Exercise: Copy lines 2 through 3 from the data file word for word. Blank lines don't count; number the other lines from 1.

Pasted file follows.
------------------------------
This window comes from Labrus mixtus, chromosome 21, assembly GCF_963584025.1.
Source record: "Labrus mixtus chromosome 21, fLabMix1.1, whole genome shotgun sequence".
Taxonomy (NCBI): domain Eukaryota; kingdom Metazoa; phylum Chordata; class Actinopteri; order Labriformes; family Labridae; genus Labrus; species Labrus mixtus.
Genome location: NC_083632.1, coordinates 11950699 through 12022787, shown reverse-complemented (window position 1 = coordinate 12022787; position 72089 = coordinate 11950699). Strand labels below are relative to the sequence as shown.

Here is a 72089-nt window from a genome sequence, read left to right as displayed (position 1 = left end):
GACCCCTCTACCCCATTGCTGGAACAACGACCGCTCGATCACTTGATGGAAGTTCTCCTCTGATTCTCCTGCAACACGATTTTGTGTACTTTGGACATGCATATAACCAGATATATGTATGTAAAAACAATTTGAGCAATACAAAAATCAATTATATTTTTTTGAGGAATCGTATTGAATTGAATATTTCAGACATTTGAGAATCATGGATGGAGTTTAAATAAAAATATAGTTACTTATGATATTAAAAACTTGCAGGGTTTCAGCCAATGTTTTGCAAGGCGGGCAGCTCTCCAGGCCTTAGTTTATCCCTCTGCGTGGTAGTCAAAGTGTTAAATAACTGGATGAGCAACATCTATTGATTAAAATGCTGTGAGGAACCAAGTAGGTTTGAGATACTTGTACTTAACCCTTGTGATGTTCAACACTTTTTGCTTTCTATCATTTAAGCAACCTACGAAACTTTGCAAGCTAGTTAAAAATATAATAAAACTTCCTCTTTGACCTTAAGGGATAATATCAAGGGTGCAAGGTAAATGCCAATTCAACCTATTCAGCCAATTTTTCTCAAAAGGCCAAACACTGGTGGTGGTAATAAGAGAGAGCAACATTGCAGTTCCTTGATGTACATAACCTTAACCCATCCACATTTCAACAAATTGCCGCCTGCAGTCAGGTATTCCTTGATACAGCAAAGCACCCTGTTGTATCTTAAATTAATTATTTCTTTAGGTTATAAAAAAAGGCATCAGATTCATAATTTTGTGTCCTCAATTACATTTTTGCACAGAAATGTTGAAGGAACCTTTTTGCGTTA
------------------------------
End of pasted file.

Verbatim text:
Source record: "Labrus mixtus chromosome 21, fLabMix1.1, whole genome shotgun sequence".
Taxonomy (NCBI): domain Eukaryota; kingdom Metazoa; phylum Chordata; class Actinopteri; order Labriformes; family Labridae; genus Labrus; species Labrus mixtus.